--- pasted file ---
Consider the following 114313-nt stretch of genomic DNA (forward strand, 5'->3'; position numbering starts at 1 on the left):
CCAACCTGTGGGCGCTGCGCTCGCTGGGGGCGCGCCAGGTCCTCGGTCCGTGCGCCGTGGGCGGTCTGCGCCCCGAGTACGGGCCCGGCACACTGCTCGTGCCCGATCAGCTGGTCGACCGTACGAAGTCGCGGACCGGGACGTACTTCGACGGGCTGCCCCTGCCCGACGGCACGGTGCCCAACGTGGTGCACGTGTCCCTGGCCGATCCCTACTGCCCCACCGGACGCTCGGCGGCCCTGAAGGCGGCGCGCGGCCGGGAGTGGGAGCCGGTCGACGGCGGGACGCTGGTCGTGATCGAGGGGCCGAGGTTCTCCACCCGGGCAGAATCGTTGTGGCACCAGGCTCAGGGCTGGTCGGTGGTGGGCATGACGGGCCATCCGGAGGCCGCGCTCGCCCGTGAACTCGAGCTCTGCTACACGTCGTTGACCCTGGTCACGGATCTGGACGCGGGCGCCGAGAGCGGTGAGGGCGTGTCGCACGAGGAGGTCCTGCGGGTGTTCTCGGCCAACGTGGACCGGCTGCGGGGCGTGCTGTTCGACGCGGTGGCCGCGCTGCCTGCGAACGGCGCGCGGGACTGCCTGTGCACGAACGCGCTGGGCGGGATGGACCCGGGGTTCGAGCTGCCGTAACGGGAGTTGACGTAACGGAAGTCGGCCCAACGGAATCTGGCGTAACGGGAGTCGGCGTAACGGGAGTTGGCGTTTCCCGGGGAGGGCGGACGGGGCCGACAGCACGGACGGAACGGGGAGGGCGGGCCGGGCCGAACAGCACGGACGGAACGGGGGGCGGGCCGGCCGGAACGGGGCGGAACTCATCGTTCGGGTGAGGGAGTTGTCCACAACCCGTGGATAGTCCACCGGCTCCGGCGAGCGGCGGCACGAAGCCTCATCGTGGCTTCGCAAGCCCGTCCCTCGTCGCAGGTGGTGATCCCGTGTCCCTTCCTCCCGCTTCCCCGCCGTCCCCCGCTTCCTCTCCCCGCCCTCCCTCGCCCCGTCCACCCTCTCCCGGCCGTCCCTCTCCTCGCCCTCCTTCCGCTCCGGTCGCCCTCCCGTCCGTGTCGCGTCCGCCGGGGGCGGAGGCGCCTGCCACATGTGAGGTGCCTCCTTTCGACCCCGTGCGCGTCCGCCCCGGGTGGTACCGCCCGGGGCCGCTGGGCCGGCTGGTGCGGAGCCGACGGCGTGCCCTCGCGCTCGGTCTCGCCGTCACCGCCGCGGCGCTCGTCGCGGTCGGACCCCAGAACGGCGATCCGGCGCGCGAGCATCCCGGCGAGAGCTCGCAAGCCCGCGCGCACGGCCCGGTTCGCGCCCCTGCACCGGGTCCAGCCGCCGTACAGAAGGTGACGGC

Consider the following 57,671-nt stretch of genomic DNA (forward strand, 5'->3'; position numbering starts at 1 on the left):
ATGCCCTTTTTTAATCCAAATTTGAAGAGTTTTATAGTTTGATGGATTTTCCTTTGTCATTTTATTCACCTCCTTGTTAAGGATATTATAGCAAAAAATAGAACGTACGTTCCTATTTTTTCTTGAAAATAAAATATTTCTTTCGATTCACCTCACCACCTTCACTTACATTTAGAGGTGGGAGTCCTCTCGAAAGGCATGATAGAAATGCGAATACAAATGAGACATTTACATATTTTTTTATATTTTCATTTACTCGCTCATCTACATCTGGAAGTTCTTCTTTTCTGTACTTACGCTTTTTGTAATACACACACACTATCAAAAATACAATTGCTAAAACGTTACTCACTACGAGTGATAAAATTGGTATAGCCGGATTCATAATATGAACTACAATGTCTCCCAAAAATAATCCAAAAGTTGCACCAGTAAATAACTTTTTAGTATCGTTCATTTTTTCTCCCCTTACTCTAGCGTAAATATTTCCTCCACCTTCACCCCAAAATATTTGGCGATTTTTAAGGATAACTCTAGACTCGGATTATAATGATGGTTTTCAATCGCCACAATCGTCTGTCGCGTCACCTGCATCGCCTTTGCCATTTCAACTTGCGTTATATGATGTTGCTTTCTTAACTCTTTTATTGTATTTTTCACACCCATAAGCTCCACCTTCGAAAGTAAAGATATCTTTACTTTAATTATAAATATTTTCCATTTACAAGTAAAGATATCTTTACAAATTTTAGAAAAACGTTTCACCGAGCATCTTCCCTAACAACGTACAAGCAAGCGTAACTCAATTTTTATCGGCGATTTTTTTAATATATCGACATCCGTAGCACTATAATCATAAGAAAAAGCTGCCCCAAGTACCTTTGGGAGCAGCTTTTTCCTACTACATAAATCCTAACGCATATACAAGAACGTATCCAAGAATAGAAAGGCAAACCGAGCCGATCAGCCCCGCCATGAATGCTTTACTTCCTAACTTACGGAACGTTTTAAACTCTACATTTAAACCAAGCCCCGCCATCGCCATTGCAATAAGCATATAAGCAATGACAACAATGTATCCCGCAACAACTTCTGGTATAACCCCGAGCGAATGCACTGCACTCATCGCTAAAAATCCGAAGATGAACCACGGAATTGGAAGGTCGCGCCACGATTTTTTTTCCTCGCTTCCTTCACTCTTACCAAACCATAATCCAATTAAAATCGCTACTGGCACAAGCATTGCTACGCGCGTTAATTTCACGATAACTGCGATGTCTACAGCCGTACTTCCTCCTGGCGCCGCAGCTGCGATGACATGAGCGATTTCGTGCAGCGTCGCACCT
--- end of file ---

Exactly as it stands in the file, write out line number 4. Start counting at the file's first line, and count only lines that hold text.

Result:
ATGCCCTTTTTTAATCCAAATTTGAAGAGTTTTATAGTTTGATGGATTTTCCTTTGTCATTTTATTCACCTCCTTGTTAAGGATATTATAGCAAAAAATAGAACGTACGTTCCTATTTTTTCTTGAAAATAAAATATTTCTTTCGATTCACCTCACCACCTTCACTTACATTTAGAGGTGGGAGTCCTCTCGAAAGGCATGATAGAAATGCGAATACAAATGAGACATTTACATATTTTTTTATATTTTCATTTACTCGCTCATCTACATCTGGAAGTTCTTCTTTTCTGTACTTACGCTTTTTGTAATACACACACACTATCAAAAATACAATTGCTAAAACGTTACTCACTACGAGTGATAAAATTGGTATAGCCGGATTCATAATATGAACTACAATGTCTCCCAAAAATAATCCAAAAGTTGCACCAGTAAATAACTTTTTAGTATCGTTCATTTTTTCTCCCCTTACTCTAGCGTAAATATTTCCTCCACCTTCACCCCAAAATATTTGGCGATTTTTAAGGATAACTCTAGACTCGGATTATAATGATGGTTTTCAATCGCCACAATCGTCTGTCGCGTCACCTGCATCGCCTTTGCCATTTCAACTTGCGTTATATGATGTTGCTTTCTTAACTCTTTTATTGTATTTTTCACACCCATAAGCTCCACCTTCGAAAGTAAAGATATCTTTACTTTAATTATAAATATTTTCCATTTACAAGTAAAGATATCTTTACAAATTTTAGAAAAACGTTTCACCGAGCATCTTCCCTAACAACGTACAAGCAAGCGTAACTCAATTTTTATCGGCGATTTTTTTAATATATCGACATCCGTAGCACTATAATCATAAGAAAAAGCTGCCCCAAGTACCTTTGGGAGCAGCTTTTTCCTACTACATAAATCCTAACGCATATACAAGAACGTATCCAAGAATAGAAAGGCAAACCGAGCCGATCAGCCCCGCCATGAATGCTTTACTTCCTAACTTACGGAACGTTTTAAACTCTACATTTAAACCAAGCCCCGCCATCGCCATTGCAATAAGCATATAAGCAATGACAACAATGTATCCCGCAACAACTTCTGGTATAACCCCGAGCGAATGCACTGCACTCATCGCTAAAAATCCGAAGATGAACCACGGAATTGGAAGGTCGCGCCACGATTTTTTTTCCTCGCTTCCTTCACTCTTACCAAACCATAATCCAATTAAAATCGCTACTGGCACAAGCATTGCTACGCGCGTTAATTTCACGATAACTGCGATGTCTACAGCCGTACTTCCTCCTGGCGCCGCAGCTGCGATGACATGAGCGATTTCGTGCAGCGTCGCACCT